Date(s) - Monday 9 October 2017
8:00 pm - 9:00 pm
Duke Street Church
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He told the story of Richmond’s workhouse, built by King George III in 1786, and the lives of the paupers who resided there. He will also look at Richmond’s almshouses, which have been helping small numbers of older people since 1600, and how charities tried to encourage habits of thrift and self-help among the working classes in the mid-19th century.
John Foley reports on Simon Fowler’s talk
One of Richmond’s more unexpected surprises is the survival of the original workhouse building and gatehouse, now incorporated into an exclusive modern development just between Queen’s Road and Richmond Park.
The current residents may be aware that their homes are built on the site of the last Richmond Workhouse, constructed in 1786, in the reign of King George III; indeed it was King George himself, convalescing from one of his bouts of illness, who one morning in 1799 took a walk around Richmond, deciding to drop in to have a look for himself at the inside! He is also said to have eaten a slice of workhouse bread for lunch.
One hopes the King was satisfied with what he saw on his visit. For as Simon Fowler explained in his excellent talk on 9 October 2017, Richmond had a rather good record in caring for its very poor and destitute – partly perhaps because 18th- and 19th-century Richmond was comparatively wealthy, as today, and whilst there were pockets of poverty in slums around parts of Kew Road and Red Lion Street, these were limited in extent.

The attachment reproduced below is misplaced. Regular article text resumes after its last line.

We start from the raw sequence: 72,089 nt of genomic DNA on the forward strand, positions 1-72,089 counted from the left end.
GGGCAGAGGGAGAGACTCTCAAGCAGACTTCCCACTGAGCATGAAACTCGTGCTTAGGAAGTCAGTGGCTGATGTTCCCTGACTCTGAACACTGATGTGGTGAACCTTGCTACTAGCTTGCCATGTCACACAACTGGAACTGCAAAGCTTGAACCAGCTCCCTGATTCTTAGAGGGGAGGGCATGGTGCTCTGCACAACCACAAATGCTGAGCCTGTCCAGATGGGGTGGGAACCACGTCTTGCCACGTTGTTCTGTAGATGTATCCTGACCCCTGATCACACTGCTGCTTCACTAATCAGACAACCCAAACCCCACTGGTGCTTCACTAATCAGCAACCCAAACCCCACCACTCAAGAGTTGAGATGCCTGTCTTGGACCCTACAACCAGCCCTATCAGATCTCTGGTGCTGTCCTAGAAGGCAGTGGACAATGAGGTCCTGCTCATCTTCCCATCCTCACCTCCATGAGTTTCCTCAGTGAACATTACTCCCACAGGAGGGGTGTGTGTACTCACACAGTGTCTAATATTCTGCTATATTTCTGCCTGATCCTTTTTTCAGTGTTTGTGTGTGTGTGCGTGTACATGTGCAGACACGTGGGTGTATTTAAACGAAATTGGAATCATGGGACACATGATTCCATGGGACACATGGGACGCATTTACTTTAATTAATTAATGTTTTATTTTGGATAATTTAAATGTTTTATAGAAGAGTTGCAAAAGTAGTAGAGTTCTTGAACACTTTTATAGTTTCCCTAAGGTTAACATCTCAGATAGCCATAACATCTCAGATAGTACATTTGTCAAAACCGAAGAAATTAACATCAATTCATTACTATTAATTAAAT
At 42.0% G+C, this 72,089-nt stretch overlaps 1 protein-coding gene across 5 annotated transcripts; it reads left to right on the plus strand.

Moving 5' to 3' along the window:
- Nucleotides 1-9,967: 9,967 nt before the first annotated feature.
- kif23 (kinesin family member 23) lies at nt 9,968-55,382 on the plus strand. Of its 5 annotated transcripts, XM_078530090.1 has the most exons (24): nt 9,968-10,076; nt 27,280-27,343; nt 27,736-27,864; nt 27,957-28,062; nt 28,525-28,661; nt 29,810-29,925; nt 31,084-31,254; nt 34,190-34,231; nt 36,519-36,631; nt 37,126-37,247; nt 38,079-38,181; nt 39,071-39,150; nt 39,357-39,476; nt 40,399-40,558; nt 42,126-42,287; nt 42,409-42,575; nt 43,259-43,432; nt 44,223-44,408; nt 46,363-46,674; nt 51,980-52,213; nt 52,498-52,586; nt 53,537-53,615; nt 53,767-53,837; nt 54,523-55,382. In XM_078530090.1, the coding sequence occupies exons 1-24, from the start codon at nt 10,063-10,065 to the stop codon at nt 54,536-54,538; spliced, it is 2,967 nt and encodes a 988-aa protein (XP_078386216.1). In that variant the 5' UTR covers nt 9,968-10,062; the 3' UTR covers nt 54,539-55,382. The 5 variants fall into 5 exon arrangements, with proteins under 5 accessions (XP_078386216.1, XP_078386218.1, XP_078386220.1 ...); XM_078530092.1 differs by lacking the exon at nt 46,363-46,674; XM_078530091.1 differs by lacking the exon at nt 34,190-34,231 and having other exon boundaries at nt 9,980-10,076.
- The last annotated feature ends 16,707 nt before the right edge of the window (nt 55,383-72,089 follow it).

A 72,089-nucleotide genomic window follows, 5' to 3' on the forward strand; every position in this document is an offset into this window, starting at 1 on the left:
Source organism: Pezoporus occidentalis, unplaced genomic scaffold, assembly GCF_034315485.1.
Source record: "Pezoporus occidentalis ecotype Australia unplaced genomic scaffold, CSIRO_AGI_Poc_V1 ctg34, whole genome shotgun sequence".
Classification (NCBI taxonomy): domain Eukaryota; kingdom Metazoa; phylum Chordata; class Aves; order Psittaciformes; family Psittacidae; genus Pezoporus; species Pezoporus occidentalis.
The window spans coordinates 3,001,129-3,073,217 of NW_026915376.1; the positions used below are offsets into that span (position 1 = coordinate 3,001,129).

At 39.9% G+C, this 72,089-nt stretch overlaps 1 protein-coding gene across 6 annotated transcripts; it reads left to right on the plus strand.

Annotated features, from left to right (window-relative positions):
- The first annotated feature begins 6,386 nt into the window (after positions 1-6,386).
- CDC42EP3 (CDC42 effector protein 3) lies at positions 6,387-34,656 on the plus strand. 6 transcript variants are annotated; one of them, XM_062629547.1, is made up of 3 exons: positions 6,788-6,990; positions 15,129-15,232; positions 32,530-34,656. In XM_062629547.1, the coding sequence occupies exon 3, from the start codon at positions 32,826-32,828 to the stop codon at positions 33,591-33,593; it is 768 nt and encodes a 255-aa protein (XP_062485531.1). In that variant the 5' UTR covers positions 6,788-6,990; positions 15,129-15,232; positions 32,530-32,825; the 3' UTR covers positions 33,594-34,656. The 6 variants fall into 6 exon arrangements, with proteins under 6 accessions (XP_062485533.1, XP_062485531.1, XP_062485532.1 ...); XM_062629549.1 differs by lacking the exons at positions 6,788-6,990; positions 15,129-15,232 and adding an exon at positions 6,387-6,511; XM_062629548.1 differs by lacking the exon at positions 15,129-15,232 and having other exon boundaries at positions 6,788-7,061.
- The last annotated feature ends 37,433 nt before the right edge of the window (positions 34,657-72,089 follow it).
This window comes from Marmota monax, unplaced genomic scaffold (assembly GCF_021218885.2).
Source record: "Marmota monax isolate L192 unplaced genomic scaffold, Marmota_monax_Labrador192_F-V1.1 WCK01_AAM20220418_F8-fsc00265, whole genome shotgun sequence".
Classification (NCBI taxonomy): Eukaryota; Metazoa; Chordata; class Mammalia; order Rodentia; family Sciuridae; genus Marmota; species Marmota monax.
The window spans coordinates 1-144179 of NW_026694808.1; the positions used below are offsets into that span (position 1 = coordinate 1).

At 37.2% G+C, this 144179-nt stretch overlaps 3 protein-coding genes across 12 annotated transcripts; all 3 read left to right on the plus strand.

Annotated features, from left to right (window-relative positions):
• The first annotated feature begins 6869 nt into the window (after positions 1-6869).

As Simon explained, since late Tudor times care of the poor was entrusted to individualparishes, and help was given and paid for out of taxes raised from local rates. The local parish vestries administered Poor Law relief and decided who should be admitted to the workhouse, or, alternatively, be paid very small sums of subsistence.
A big change in administration was brought in by the passing of the 1834 Poor Law Reform Act. This was an attempt to reduce the numbers requiring the sanctuary of the workhouse, or otherwise claiming poor relief. Simon described the policies the Victorians followed when administering relief and the distinction then made between those regarded as the ‘deserving’, as opposed to the ‘undeserving‘ poor. Admission to the workhouse became a real social stigma, and conditions were toughened so as to discourage people from wanting to stay for long! There was very dull basic food (bread, cheese and broth), hard beds and mandatory hours of physical work – breaking stones for men, and, for women, picking oakum (unravelling rope). The sexes were strictly segregated and families broken up. Drunkenness was castigated, and vagrant children (often abandoned), of whom there were many, were boarded out to families for care and education.
The full story of the struggle to help Richmond’s poor, together with much interesting detail, is set out in Simon’s excellent updated Poverty and Philanthropy in Victorian Richmond, published by the Society. Not least, on the front cover there appears an arresting photograph of the 1786 workhouse building complete with inscribed plaque, clock and belltower.